• Jason Quick of The Athletic takes a look at the long-standing bond between Willie Green and his first-round coaching rival Monty Williams. After the two men were teammates in Philadelphia, Green played for Williams in New Orleans and then was an assistant on his Suns staff. “Monty and I are not just friends,” Green told Quick. “We are like … that’s like my older brother. I look up to Monty.”

NBA Announces 2021/22 Award Finalists

The NBA has announced the 2021/22 season award finalists for the league’s six major awards: Most Valuable Player, Rookie of the Year, Sixth Man of the Year, Coach of the Year, Defensive Player of the Year and Most Improved Player.

[RELATED: Hoops Rumors’ 2022 NBA Award Picks]

The awards were voted on by a panel of sportswriters and broadcasters. The three top vote-getters for each award are the finalists. They are as follows:

Most Valuable Player:

Rookie of the Year:

Sixth Man of the Year:

Coach of the Year:

  • Taylor Jenkins (Grizzlies)
  • Erik Spoelstra (Heat)
  • Monty Williams (Suns)

Defensive Player of the Year:

Most Improved Player:

Winners will be announced during TNT’s coverage of the NBA playoffs, according to the league.

Monty Williams Wins Coaches Association Award

Suns head coach Monty Williams has won the Michael H. Goldberg award for the 2021/22 season, according to ESPN’s Adrian Wojnarowski. It’s the second consecutive year in which Williams has been named the National Basketball Coaches Association Coach of the Year.

This award, introduced in 2017 and named after longtime NBCA executive director Michael H. Goldberg, is voted on by the NBA’s 30 head coaches, none of whom can vote for himself. However, it isn’t the NBA’s official Coach of the Year award, which is voted on by media members and is represented by the Red Auerbach Trophy. The winner of that award will be announced later in the year.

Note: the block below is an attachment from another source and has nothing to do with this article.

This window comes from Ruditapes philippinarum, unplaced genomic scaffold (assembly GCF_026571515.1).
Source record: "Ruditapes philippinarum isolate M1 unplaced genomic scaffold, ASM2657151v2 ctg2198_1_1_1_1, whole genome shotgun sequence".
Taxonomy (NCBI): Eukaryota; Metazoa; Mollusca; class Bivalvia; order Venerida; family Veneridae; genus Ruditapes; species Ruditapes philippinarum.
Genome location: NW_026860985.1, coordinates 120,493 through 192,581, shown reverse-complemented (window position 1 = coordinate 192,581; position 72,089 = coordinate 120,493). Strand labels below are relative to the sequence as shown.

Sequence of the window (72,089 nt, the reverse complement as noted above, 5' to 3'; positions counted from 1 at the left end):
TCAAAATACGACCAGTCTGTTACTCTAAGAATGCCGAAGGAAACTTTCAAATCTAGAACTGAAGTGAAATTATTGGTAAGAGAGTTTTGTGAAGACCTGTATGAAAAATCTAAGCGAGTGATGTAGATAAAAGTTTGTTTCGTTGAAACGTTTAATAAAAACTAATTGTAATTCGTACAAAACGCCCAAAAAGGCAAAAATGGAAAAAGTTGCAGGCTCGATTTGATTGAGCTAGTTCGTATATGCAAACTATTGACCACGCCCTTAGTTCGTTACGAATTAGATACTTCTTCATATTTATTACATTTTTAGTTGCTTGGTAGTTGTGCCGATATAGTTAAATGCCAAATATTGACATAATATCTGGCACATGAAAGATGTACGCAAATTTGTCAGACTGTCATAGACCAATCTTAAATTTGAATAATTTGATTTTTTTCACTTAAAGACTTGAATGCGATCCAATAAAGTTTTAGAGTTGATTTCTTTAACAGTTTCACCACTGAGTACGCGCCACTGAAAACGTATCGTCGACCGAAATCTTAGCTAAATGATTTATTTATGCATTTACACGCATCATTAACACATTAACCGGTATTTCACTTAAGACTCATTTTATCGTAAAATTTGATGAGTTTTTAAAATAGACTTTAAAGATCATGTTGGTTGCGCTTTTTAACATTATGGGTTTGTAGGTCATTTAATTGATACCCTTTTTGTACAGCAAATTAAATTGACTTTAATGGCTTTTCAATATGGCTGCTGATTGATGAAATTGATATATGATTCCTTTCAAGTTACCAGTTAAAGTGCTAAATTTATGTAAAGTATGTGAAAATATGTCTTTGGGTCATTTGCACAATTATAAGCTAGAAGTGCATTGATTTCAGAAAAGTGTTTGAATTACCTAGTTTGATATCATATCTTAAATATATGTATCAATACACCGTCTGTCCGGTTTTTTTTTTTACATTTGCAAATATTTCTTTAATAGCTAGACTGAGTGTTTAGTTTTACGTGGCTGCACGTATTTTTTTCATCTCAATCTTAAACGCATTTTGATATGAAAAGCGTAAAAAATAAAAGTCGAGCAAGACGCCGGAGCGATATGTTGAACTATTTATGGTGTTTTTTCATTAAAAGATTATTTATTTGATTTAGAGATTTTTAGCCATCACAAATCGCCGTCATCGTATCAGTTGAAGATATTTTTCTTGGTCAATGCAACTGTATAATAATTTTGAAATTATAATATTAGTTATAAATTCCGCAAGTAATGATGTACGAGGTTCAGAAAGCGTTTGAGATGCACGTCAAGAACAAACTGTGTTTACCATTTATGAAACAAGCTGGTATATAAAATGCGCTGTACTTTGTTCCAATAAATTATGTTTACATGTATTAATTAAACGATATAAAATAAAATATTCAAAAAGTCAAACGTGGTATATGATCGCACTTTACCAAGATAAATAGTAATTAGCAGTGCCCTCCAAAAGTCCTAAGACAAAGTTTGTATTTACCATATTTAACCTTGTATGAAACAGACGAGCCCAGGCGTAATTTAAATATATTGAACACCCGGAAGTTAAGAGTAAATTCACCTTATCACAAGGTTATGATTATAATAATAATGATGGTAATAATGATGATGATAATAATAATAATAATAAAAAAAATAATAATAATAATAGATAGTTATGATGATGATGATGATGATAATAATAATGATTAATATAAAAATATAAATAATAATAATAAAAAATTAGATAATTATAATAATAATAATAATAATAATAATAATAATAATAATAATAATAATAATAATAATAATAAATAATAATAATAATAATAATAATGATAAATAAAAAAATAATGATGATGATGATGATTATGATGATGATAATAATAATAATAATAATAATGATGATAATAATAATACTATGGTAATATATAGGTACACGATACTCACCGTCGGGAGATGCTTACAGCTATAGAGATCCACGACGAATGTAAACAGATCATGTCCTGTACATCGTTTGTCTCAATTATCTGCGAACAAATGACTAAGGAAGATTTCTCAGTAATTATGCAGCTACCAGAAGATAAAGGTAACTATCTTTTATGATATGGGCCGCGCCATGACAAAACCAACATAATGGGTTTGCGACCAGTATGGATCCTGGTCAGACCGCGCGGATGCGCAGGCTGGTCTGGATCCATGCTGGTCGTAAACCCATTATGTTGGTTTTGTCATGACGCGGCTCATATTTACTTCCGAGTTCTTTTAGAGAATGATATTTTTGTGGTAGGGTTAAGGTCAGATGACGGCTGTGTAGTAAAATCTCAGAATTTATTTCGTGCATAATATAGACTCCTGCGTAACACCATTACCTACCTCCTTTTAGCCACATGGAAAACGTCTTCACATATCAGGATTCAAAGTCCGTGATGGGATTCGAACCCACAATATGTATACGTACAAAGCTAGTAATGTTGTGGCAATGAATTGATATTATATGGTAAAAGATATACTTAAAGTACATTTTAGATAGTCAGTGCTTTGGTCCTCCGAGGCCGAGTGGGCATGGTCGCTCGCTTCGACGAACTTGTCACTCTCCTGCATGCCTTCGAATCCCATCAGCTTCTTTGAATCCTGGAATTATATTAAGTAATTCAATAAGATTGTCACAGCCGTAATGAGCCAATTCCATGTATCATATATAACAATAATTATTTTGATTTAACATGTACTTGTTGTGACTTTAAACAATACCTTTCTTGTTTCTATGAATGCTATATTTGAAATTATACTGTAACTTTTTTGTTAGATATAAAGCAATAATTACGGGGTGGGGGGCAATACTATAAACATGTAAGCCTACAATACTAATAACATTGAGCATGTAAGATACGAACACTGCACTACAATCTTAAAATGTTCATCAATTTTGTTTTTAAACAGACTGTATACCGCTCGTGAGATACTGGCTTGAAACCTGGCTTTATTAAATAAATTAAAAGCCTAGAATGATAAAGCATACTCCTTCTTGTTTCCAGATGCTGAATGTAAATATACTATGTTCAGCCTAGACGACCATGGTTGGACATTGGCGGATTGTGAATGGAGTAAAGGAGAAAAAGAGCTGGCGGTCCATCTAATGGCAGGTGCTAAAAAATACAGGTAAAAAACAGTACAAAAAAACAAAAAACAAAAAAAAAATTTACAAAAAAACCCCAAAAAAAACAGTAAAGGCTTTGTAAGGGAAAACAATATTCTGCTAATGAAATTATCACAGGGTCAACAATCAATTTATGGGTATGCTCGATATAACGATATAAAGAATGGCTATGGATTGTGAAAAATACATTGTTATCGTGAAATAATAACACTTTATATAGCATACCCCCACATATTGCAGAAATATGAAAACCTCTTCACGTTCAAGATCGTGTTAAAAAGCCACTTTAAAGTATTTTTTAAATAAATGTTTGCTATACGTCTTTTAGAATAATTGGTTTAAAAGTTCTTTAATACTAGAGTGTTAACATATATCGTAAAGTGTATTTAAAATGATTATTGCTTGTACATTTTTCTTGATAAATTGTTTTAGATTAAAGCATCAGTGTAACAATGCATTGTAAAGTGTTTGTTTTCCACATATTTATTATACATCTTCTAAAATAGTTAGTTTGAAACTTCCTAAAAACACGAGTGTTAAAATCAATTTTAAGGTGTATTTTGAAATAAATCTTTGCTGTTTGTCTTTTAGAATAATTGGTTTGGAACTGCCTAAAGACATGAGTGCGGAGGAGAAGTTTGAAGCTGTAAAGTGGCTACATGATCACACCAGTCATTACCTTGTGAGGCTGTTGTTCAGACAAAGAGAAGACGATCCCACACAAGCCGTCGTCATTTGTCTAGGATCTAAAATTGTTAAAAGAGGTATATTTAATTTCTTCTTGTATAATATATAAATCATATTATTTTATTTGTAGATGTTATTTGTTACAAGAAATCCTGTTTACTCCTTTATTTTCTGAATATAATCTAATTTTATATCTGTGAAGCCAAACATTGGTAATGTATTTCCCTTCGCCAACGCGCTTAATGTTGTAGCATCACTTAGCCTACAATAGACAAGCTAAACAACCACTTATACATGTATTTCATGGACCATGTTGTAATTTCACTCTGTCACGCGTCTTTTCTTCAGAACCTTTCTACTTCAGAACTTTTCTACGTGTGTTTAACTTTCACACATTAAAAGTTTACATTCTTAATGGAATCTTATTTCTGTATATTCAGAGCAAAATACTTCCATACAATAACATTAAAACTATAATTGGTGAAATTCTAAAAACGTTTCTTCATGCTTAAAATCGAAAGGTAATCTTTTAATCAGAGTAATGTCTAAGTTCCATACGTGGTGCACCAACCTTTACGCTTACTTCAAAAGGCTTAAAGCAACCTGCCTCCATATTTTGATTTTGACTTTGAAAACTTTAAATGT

Williams led the Suns to an NBA-best 64-18 record this season, despite missing All-Star point guard Chris Paul for an extended stretch in the second half. Phoenix finished the year ranked in the top five in both offensive and defensive rating — the team’s +7.5 net rating was the league’s best mark.

A year ago, Williams won the Coaches Association’s award and then finished second to Knicks coach Tom Thibodeau for the official Coach of the Year award. This season, Williams will face stiff competition for the Red Auerbach Trophy from Taylor Jenkins, Erik Spoelstra, Ime Udoka, and J.B. Bickerstaff, among others.

According to Wojnarowski, Jenkins (Grizzlies), Spoelstra (Heat), Willie Green (Pelicans), Tyronn Lue (Clippers), and Gregg Popovich (Spurs) were among the other coaches who received votes for this season’s Michael H. Goldberg award.

Suns Notes: Booker, Paul, Johnson, Williams

When asked at a recent Suns press conference if he should be considered in the 2022 MVP debate, Phoenix All-Star shooting guard Devin Booker had a pretty concise response, per Duane Rankin of the Arizona Republic (Twitter link).

“Yes,” Booker said simply. And for good reason.

After All-Star Suns point guard Chris Paul recently sat out Phoenix’s first 15 games following the All-Star break due to a thumb injury, Booker emerged as the team’s leader and the Suns barely missed a beat. Booker has an argument to be a fringe MVP contender, as potentially the best player on the best team in the NBA.